With six previous renovations under their belts, Frank and Rebecca Gristina had lots of practice sizing up old houses. When Rebecca, accompanied by her mother, came to see a 1906 farmhouse in western Albemarle, she quickly noticed promising signs. This was despite the fact that the place had been uninhabited and was so uninviting that even the realtor was reluctant to step inside.
“It was early spring, and you could see the mountains through the trees,” Rebecca says, adding that she also liked the size of the windows and some other structural details. “That potential starts peeping in.”
Perhaps bolstered by their experience with houses, the trust between the couple was such that Frank okayed making a bid on the house even before he’d seen it in person. From the beginning, the Gristinas knew they would need to plan a large addition to make the house work for their family of five. They also knew that tearing down the old portion wasn’t an option.
“It was solid,” says Frank. “You could have torn it down, but you’re throwing away a thousand square feet of history.”
In this spirit, the couple asked architect Scott Weiss to design a two-floor addition to include an open kitchen/dining/living space, a master suite, two kids’ bedrooms and lots of storage. The original house would offer a sitting room, an office and another bedroom—and it would be, Weiss says, “the jewel.” Rather than imitating its look, the new portion would be complementary.
Laying out the space, Weiss says, was simple, because he and the clients knew that the rooms should face the rear. This was partly to take advantage of views, and partly for the safety of a son with autism, who needs to be discouraged from heading toward the road.
“It all fell right into place,” he says: hallways along the front, with bedrooms and public spaces along the back. And he found ways to make it easier for his clients to keep eyes and ears on their son—for example, by creating a seating nook in the upstairs hallway, just around the corner from his room.
The original portion of the house would remain low-tech (no plumbing) and charmingly funky, with so few straight lines that the clients nicknamed it “Wabi-Sabi” after the Japanese aesthetic that prizes flawed beauty. Weiss designed the addition as a contemporary farmhouse, with shiplap interior walls to suggest a house-within-a-house. The heart of it is the great room, where big windows and French doors invite the family to look and perhaps even to step outside.
“We cook a lot and never understood the formal dining room,” says Frank. Instead, this one flows seamlessly into the kitchen, and a sitting area facing a TV in a niche lined with reclaimed wood.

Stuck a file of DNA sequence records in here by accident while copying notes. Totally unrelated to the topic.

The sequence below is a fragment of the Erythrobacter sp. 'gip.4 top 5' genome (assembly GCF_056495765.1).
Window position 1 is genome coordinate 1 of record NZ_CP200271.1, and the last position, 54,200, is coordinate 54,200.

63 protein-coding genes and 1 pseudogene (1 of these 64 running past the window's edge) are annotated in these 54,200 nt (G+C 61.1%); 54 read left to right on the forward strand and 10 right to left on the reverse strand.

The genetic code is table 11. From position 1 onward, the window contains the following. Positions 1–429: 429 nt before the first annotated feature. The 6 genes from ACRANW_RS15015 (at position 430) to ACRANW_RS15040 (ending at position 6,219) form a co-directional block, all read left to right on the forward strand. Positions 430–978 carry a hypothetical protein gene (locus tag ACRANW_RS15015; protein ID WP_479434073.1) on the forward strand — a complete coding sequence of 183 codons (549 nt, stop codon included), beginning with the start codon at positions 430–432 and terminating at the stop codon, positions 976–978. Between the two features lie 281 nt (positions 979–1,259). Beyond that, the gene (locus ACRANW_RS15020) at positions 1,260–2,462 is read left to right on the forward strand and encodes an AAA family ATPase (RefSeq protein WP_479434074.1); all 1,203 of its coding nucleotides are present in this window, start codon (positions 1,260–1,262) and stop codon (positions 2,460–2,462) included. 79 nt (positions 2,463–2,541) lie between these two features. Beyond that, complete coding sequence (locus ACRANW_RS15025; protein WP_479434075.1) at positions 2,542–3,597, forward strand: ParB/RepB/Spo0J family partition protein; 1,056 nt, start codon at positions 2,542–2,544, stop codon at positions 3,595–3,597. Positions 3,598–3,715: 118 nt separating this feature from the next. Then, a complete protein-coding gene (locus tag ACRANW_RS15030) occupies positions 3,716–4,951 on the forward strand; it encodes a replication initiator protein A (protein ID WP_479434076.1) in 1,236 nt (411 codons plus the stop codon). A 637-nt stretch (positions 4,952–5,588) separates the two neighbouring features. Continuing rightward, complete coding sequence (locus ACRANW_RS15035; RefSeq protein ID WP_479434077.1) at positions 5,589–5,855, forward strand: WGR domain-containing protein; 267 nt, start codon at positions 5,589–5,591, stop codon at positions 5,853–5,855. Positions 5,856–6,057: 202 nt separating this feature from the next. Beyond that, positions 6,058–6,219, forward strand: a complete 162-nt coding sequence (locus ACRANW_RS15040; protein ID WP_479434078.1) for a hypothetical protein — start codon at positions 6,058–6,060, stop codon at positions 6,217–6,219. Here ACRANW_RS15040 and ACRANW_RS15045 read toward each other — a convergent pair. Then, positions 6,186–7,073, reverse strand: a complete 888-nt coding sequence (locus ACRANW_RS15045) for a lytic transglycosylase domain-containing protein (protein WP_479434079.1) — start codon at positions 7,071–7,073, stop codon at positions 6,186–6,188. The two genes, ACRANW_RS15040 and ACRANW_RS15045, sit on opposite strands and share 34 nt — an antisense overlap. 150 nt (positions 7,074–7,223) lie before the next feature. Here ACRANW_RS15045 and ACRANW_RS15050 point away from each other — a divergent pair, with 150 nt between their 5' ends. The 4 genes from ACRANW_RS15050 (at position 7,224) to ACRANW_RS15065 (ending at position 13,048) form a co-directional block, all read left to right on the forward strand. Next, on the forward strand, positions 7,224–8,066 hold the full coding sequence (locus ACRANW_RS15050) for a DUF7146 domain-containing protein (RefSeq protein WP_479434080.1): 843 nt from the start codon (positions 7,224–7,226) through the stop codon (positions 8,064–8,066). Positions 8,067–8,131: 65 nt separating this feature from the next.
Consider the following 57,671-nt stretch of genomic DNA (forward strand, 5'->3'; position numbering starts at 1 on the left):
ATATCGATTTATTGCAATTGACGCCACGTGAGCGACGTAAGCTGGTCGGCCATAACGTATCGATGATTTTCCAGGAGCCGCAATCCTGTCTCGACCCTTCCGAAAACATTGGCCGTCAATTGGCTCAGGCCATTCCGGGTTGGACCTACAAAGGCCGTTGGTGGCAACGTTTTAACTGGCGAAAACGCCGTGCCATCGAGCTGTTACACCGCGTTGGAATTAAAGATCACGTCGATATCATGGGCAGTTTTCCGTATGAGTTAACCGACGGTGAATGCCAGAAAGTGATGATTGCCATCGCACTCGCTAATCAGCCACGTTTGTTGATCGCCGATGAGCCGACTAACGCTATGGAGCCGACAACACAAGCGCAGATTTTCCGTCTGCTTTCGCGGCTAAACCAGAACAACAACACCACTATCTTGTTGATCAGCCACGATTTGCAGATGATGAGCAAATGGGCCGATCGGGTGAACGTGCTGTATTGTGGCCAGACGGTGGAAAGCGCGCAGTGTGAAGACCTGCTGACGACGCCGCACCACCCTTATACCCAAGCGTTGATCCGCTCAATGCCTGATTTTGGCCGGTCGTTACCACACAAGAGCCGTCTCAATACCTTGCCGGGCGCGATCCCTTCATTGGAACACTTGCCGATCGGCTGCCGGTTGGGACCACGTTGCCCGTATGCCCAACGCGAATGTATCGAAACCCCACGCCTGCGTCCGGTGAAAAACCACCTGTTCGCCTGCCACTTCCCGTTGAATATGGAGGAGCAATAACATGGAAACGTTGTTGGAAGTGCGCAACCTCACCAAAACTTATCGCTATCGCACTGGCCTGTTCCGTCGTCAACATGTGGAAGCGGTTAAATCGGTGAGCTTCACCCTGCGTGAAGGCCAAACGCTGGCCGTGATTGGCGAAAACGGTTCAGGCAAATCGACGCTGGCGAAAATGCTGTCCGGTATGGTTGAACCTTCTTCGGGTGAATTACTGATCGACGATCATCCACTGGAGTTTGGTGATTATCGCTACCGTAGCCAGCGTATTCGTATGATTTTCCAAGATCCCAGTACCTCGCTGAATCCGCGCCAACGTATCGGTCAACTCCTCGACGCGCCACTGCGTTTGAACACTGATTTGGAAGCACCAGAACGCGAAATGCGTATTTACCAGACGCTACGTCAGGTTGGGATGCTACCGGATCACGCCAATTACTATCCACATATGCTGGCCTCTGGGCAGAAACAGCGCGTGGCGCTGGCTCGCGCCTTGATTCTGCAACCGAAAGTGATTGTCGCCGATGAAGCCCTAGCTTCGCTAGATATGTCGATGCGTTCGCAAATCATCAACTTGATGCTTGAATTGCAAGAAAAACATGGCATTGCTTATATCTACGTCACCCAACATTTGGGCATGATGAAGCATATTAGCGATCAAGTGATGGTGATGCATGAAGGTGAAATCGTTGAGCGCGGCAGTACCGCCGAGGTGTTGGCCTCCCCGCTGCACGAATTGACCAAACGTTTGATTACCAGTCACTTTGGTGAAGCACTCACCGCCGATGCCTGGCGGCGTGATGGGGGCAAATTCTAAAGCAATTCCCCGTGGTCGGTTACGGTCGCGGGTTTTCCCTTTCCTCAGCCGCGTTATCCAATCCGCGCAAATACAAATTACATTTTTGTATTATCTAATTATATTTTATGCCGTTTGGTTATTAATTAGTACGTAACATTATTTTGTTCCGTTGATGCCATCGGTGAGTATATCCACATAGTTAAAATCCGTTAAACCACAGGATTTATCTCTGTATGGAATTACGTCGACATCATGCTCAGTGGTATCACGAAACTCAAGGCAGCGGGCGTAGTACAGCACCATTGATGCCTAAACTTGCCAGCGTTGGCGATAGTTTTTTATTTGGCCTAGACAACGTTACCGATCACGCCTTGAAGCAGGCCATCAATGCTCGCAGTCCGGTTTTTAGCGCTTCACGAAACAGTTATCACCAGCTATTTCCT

The kitchen is relaxed and open with few upper cabinets and a big island near the bank of three windows over the farmhouse sink. White and gray backsplash tile echoes the hues of the soapstone and quartz countertops, allowing a royal-blue stove and range hood to come forward as an accent.
“We’re in here 80 percent of the day,” says Frank.
The hallways running the length of the addition, upstairs and downstairs, manage to be a destination in themselves. “The problem was to make it not feel like this giant hallway,” says Weiss. Carefully spaced niches and doorways break up the hallways’ long length. Perpendicular to the first floor hall, an axis connects the front door with the French doors near the dining table, providing a mountain view to visitors even before they come inside.
Whereas Weiss initially designed the house with many windows and exits, his clients’ concerns about their son prompted him to trim them back. “We wanted no windows that open to the front,” says Frank. So Weiss designed small “barn windows” to be placed high on the walls of the upstairs hall, allowing light but not much view, and turned some downstairs doors into windows.
One window on the front did become a focal point—a large square broken into smaller squares and rectangles, à la Mondrian. Weiss had specified this as one oversized pane; Frank played with the idea of breaking it up (“I made it look like a spreadsheet,” he jokes); then Weiss reined in the idea by relating the window sections to the ratios of other windows in the house. “That was the benefit of having an architect,” says Rebecca.
The girls in the family have identical bedrooms with a Jack-and-Jill bathroom between; their brother has a room in the old portion that can, when he is older, become a private suite of sorts. Weiss gave their parents a gem of a master bath, with corner windows over a soaking tub, patterned floor tile and a barrier-free glass-walled shower.
The century-old farmhouse has entered a new era, married happily to a newer and hardworking partner.